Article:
June 12, 2024

Companies partner to identify biomarkers for renal cell carcinoma

Original source here.

OncoHost and Dana-Farber Cancer Institute have launched a new study to identify biomarkers for renal cell carcinoma (RCC).

Immune-checkpoint inhibitor (ICI) therapy has transformed treatment outcomes for RCC. However, ICIs can also trigger immune-related adverse events and may not benefit all patients.

The collaboration will leverage Dana-Farber’s repository of patient plasma samples and corresponding clinical data, providing essential materials for OncoHost to create a proteomic plasma profile.

Ofer Sharon, CEO of OncoHost, commented: “As we enter the era of precision medicine, validated biomarkers are increasingly used to guide treatment decisions and uncover resistance pathways in various types of tumours. However, RCC lacks reliable biomarkers to predict ICI response. Our goal is to overcome this challenge to improve clinical decision-making in the first line setting and, ultimately, patient outcomes.”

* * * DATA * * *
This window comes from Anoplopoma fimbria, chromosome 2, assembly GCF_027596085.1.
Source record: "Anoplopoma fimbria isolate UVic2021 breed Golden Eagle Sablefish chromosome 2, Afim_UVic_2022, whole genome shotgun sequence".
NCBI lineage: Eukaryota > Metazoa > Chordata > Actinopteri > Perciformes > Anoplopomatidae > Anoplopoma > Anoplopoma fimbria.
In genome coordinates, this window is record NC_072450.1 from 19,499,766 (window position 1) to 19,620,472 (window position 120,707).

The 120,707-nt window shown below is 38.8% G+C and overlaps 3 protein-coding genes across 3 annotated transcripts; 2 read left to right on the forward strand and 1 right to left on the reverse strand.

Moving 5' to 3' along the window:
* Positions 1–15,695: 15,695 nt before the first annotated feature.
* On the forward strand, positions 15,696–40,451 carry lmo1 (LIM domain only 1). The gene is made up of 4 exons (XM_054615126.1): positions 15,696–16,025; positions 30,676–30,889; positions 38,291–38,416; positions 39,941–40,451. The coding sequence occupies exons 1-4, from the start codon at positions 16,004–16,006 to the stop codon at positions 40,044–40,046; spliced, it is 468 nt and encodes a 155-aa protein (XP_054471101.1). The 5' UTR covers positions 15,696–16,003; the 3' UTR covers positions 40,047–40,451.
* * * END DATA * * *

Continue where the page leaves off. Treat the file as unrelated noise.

The primary objectives of the study include creating a proteomic plasma profile of metastatic RCC patients before treatment, thereby associating protein expression changes with treatment response metrics like best response, overall survival, and progression-free survival, and evaluating differential response predictions to specific treatment combinations.

The research project will also explore proteomic pathways associated with treatment response and immune-related adverse events (irAEs), offering potential insights into treatment options and biological patterns of resistance. Comparisons with pathways identified in other cancers, as part of the PROPHETIC trial, will further enhance the understanding of RCC’s unique biomolecular landscape.

Wenxin Xu, Physician, Dana-Farber Cancer Institute, Assistant Professor of Medicine, Harvard Medical School, and Principal Investigator of the research study, said: “This study explores whether measuring blood levels of thousands of cancer related proteins can be used to build personalised, data-driven predictions. If successful, the data we generate could help us learn more about the biology of renal cell carcinoma and its treatments.”